Charity Salyers, the owner of Vittles Restaurant in Smyrna, wants to clear the air after a hepatitis A scare has driven diners from the popular spot.

“It’s devastating to see that we put so much money into the building, into the business, to try to bring it back because I was told it’s what everybody wanted, and now to see this,” she said. “We went from booming every minute of the day to like a ghost town.”

Vittles is currently in its second incarnation. Salyers opened it last month with the blessing of longtime owner Marilyn “Mace” Donaldson, who started the original Vittles in 1982.

Salyers gave the restaurant an extensive refurbishment which included completely cleaning out what was previously the smoking section and replacing all the vents and air ducts.

The spot reported brisk business when it opened Sept. 9, but Salyers said things slowed down as soon as the Cobb/Douglas Health Department announced an employee there tested positive for hepatitis A, a viral infection of the liver. Anyone who ate there Oct. 2 was advised to talk with their doctor.

No additional cases of hepatitis A have been reported.

Salyers said the employee was not involved in preparing food. She was a server who only served four or five tables Oct. 2 before Salyers sent her home.

“She came in at 2:30 that afternoon, and as the hours went on, a couple hours, I noticed her eyes looked yellow to me,” Saylers said.

Yellowing of the eyes or skin is one of the symptoms of hepatitis A, which Salyers knew because of a health department poster hanging in the back of the restaurant.

“So I said you need to call your dad,” Salyers said. “I showed her the symptoms on that poster, and I said ‘You need to call your dad and have him come pick you up, and you need to go to the hospital.’”

Salyers said the server did not have any other symptoms except feeling a bit tired. She had recently returned from a family trip to Tennessee, where authorities believe she unknowingly contracted the illness.

A couple days later, someone from the hospital called and said the tests found hepatitis A. Salyers, a self-described germophobe, said she got to work immediately.

“I immediately started sanitizing, throwing all of these things away,” Salyers said, pointing at a ketchup bottle. “Salt and pepper shakers, anything she could have touched, disinfecting, and bleaching everything. And when they called from the hospital, they said environmental services would be in touch with me. I had my ladies come in at five o’clock the next morning, which was that Friday, and my ladies were continuing to clean.”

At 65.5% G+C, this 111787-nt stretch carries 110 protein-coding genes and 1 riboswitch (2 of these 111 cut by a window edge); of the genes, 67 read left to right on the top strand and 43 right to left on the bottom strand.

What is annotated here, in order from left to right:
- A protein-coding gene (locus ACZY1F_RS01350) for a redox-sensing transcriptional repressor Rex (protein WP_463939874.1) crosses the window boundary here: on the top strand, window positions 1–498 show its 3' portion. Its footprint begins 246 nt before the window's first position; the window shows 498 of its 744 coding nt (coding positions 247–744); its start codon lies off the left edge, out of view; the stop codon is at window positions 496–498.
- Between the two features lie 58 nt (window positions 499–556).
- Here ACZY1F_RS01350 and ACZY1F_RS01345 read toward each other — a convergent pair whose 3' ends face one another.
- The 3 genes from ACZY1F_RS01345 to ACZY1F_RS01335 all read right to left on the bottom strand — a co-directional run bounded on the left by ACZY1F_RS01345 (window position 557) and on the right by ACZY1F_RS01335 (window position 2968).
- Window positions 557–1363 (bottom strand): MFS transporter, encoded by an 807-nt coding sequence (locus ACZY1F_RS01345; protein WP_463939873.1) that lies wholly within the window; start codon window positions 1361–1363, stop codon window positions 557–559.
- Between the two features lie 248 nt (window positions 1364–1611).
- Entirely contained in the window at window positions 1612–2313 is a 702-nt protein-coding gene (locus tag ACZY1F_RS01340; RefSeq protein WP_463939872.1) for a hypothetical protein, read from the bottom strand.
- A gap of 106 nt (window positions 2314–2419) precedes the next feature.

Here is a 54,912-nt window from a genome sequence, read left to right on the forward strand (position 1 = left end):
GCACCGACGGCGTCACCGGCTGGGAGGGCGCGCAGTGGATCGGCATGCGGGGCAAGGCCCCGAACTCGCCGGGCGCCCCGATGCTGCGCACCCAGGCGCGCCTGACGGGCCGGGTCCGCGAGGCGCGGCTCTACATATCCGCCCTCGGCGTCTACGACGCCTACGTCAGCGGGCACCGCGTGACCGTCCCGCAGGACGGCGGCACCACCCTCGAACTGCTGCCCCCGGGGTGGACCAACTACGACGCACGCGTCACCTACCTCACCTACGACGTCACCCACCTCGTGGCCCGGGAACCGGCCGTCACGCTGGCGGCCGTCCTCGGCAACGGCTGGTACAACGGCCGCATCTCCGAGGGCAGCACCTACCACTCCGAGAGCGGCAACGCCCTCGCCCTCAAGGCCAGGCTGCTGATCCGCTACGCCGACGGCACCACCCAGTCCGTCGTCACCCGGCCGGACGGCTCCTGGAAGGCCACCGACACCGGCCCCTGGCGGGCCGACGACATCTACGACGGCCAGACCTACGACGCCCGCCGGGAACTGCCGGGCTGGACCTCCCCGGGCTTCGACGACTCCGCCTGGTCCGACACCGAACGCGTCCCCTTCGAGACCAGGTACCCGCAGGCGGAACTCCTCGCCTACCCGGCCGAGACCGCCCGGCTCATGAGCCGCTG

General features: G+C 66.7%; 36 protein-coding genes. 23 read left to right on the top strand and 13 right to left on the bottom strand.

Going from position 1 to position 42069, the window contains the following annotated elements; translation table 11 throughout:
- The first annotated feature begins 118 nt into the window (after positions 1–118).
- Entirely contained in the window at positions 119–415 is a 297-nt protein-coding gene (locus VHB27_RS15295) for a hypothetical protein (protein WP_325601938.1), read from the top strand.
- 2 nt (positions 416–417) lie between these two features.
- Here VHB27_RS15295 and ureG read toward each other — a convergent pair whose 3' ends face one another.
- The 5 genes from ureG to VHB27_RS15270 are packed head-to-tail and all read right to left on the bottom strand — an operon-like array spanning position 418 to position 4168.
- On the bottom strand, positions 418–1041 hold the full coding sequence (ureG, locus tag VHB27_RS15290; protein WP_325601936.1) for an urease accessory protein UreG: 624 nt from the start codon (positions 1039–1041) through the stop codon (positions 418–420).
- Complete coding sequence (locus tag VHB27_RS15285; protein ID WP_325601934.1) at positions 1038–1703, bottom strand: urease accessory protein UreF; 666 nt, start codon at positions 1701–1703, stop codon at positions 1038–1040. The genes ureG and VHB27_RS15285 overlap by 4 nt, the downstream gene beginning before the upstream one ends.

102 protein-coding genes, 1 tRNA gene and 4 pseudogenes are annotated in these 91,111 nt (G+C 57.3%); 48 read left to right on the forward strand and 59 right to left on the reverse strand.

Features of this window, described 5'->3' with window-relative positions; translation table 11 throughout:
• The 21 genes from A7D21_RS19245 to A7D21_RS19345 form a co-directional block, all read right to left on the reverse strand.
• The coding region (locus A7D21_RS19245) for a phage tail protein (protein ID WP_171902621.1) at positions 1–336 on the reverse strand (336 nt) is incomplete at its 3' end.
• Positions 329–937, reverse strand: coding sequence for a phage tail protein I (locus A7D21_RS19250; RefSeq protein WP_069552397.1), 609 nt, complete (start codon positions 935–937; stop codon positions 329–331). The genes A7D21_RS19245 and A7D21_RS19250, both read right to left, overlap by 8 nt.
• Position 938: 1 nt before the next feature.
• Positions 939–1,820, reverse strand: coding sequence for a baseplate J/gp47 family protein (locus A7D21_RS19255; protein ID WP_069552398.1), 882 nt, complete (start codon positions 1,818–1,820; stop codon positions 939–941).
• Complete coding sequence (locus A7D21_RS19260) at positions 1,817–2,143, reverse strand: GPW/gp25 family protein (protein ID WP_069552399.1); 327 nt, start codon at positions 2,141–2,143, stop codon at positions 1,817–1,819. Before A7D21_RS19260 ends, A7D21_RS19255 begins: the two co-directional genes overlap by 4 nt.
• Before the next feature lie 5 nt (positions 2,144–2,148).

Salyers said all Vittles employees have been vaccinated for hepatitis A, and she has the paperwork to prove it.

But she also said rumors began to circulate, some of which were patently false.

“It just went from hepatitis A to people saying it was hepatitis B was, hepatitis C, and then it was TB, and then it was HIV,” she said. “Just absolute craziness.”

Speaking to the MDJ from the restaurant Sunday afternoon, Salyers said the experience was overwhelming.

“I was getting phone call after phone call from the public … And they were just scared. And I understood that, so I directed them to the health department. … And I just kept doing what I was supposed to do, but I kind of feel like it’s killed my business. As you can see, it’s a Sunday afternoon after church and we’ve been this way all day.”

Salyers gestured around the restaurant. Business wasn’t dead, but empty tables outnumbered occupied ones. On a typical Sunday, the after church crowd would keep the place packed for hours.

Salyers said she’s tried offering new specials and posting an email from the health department on the front door. A group of doctors and nurses who are Vittles regulars told her to take a picture of them eating there and post it on social media, which she did. But none of it seems to be bringing the customers back.

“I don’t know what to do to fix it,” she said. “Because I did everything I was told to do. And I did post the emails from the health department on the door, saying at this time there’s nothing else I need to do. I’ve done everything. Because I wanted them to know that somebody from over there is telling me I’ve done everything that I’m supposed to do.”

One group of friends, longtime Vittles regulars, sipped their drinks and chatted after finishing Sunday lunch.

Virginia Harper of Marietta said she knows about the hepatitis scare but is not worried about eating at Vittles.

“I have no doubt in my mind it was a one-time incident and you’re not going to find anything else,” she said. “She came in and took over this restaurant and basically ripped it all clean out and got rid of all the bad to start with some good, so I can guarantee you this restaurant is going to be doing very well.”

Darlene Porter agreed and said Salyers has made great improvements to the old Vittles.

“I’ve never had a bad meal, and this place, it’s always been clean,” she said. “Everything I’ve eaten in this place has been wonderful. I’ve never seen such a clean restaurant. From the old days to this is the difference between daylight and dark. She’s done a phenomenal job, and I urge anyone in Cobb County come to this restaurant.”

Deborah Wilson-Ashby, who is retired from working in business licensing and code enforcement, said it’s the family atmosphere that keeps her at Vittles.

“I would be here for three meals a day if it was feasible,” she said. “And there would be no doubt that I would be in here every day eating here because I feel like even though she had this incident, shoot, I could get sick from going up the road. I could get sick anywhere. But in here … they run this thing as if it was their own home and you were walking into it.”

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